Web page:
Stung by almost universal criticism in the wake of another series of dreadful Autumn performances by Wales, Welsh coach Rob Howley has turned to one of sport’s most iconic heroes to inspire his side.
With Wales at present appearing incapable of adapting their game plan on the hoof, Howley and his management team have drawn upon the inspirational story of Kesuke Miyagi to try and encourage their charges to take better control of their own fate during games.
“The great Kesuke Miyagi knew how to empower his charges to make better life decisions,” said Howley. “And from that wisdom comes better decision making in competitive sport.”
During Wales’ opening forty minutes against Japan A last week the home side seemed to encapsulate the definition of madness: repeating the same action and expecting different results. Critics and ex-players believe Welsh players are either unable or unwilling to adjust pre-game tactics, preferring to await fresh instructions at halftime rather than playing what’s in front of them
“First thing Sunday morning we pulled the squad together and scrapped our planned post-match recovery session,” explained the former British Lion. “Instead, we pulled up some chairs and showed them John G. Avildsen’s masterful documentary on California's 1984 Under-18 All-Valley Karate Tournament.
“I thought we needed to freshen things up and the players would get more from something like this than just analysing what happened the day before.”
Mr. Miyagi’s abilities are legendary in the world of sports and martial arts and his achievements and personal philosophy to life have inspired countless athletes to aspire to be the ‘best around’ and the ‘best in town’.
Mr. Miyagi’s life story is well known. An immigrant to the USA, he was working as a simple maintenance man back in 1984 when he steered 1,000-1 underdog (and complete beginner) Daniel LaRusso to glory in the Under-18 All-Valley Karate Tournament.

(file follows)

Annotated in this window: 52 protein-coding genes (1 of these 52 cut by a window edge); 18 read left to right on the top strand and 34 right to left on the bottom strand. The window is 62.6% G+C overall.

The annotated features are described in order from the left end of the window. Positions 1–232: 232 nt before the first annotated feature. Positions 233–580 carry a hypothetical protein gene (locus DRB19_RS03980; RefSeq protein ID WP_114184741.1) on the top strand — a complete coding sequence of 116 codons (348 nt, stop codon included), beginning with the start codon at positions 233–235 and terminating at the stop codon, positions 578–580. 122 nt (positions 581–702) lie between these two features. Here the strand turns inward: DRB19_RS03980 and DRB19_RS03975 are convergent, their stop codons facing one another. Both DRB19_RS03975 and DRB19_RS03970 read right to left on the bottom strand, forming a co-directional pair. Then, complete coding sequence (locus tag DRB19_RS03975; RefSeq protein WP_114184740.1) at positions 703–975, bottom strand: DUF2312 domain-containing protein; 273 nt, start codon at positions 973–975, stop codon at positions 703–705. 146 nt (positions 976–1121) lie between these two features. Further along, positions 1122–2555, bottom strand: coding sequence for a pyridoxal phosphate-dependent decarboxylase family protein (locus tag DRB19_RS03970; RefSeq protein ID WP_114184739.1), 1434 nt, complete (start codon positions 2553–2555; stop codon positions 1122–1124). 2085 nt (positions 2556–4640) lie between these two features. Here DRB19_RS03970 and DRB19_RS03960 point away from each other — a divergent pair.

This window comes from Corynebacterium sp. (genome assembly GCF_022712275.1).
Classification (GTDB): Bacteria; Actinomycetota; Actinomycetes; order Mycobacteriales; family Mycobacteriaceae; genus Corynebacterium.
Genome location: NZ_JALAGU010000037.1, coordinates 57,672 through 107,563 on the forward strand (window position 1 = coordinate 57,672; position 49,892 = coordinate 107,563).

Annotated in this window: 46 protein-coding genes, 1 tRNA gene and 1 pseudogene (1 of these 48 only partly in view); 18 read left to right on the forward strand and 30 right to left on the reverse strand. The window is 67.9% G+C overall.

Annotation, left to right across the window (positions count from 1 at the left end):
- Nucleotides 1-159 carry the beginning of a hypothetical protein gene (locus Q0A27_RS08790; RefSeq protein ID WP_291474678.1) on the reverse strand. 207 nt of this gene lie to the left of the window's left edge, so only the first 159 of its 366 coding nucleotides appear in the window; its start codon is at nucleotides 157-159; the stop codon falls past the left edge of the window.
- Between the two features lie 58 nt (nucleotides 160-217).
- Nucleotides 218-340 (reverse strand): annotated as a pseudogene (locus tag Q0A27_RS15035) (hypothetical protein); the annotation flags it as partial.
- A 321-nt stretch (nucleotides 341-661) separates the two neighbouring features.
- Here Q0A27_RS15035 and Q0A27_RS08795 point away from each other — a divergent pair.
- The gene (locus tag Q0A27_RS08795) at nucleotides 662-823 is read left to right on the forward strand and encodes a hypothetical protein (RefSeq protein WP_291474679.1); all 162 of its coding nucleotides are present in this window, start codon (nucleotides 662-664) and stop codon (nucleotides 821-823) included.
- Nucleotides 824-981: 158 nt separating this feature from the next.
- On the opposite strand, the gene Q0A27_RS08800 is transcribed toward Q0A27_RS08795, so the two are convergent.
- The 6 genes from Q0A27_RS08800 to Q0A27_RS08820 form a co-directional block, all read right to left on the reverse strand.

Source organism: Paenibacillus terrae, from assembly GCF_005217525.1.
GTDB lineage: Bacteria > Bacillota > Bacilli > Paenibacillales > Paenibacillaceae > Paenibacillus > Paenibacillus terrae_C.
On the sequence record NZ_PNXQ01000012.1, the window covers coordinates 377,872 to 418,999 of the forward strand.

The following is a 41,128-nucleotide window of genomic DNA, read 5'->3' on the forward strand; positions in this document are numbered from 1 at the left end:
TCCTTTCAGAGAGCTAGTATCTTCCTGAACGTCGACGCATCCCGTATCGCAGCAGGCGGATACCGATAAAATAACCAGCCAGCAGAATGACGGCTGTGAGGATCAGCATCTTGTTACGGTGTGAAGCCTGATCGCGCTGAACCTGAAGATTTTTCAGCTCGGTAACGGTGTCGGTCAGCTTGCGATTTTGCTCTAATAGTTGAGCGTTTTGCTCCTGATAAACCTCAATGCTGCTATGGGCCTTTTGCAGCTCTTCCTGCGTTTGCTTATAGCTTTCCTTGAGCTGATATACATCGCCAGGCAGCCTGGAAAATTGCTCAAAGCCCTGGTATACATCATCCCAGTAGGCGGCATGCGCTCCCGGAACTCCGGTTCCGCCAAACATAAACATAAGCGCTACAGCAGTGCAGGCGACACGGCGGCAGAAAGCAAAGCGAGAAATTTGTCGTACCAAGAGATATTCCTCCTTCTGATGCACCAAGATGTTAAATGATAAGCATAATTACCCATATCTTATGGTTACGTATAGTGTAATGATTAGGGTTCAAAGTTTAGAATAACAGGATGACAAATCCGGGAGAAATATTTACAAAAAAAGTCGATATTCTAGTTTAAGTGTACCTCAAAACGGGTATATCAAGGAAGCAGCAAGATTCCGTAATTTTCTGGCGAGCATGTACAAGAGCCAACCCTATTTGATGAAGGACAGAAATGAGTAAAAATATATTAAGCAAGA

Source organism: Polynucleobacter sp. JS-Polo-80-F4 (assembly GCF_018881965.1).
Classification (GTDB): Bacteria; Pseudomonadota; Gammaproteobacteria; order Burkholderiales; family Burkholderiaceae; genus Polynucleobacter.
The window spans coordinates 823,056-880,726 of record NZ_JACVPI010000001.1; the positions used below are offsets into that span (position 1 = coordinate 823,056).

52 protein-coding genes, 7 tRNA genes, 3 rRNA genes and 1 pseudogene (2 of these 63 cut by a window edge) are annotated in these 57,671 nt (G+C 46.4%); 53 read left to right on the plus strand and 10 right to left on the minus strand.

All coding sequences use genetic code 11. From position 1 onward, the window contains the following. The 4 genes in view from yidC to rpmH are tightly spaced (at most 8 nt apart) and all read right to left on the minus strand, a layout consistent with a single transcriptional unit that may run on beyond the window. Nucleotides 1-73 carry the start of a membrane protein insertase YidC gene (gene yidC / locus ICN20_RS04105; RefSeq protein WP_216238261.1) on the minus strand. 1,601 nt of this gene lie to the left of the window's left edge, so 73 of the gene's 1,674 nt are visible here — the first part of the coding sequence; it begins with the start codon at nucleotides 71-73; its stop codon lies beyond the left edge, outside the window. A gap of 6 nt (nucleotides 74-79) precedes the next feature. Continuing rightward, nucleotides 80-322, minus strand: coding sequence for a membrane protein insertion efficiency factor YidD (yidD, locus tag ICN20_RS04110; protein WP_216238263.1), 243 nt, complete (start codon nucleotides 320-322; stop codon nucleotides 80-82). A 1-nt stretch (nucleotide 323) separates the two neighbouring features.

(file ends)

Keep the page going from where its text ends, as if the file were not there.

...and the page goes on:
“What rings true when watching Avildsen’s film about Mr. Miyagi was he was focused on building the basics in his students,” said Howley. “Through constant repetition and hard work, he taught the likes of LaRusso absolute mastery of their basic skills. He gave students the tactics to employ as and when they saw fit. He didn’t over coach.
“Take the famous crane kick that defeated Cobra Kai’s Johnny Lawrence, the tournament's defending champion and heavy favourite. While Mr. Miyagi had taught LaRusso the kick, he never told him when to use it. LaRusso’s decision to engage that tactic for the deciding exchange of the final, whilst horrendously injured, was a decision made by the athlete alone.
“Go back and watch the tape. It’s outstanding. LaRusso makes the call and you can just see that Mr. Miyagi trusts his student’s instincts. It’s a complete contrast to the Cobra Kai tactics, where both leading trainer and fellow athletes are constantly calling for Lawrence to sweep the leg or put LaRusso in a body bag. Tactics that ultimately come to nothing.
“That’s what we want with Wales. The ability to know not just how to perform a crane kick, but to do it when it’s right in a game situation. There is no such thing as bad student, only bad teacher. Teacher say, student do.”
One player in Saturday’s match day squad, who wished to remain unnamed, says that next week several of the younger squad members are expected to visit Howley’s home and spend time painting his fence and waxing his car. The Welsh Rugby Union have refused to comment on this at press time nor confirm how much, if anything, clubs will receive in compensation for such activities should they occur.
Howley claims the squad had reacted positively to the story of Mr. Miyagi, especially considered many of the squad were not even born when LaRusso and Miyagi rose to global fame.
“We make sacred pact,” Howley told players. “I promise teach rugby to you, you promise learn. I say, you do, no questions.”
Wales are also believed to be looking to make future savings on medical staff by adopting Mr. Miyagi’s famous ‘clap hands, rub hands and heal body’ technique.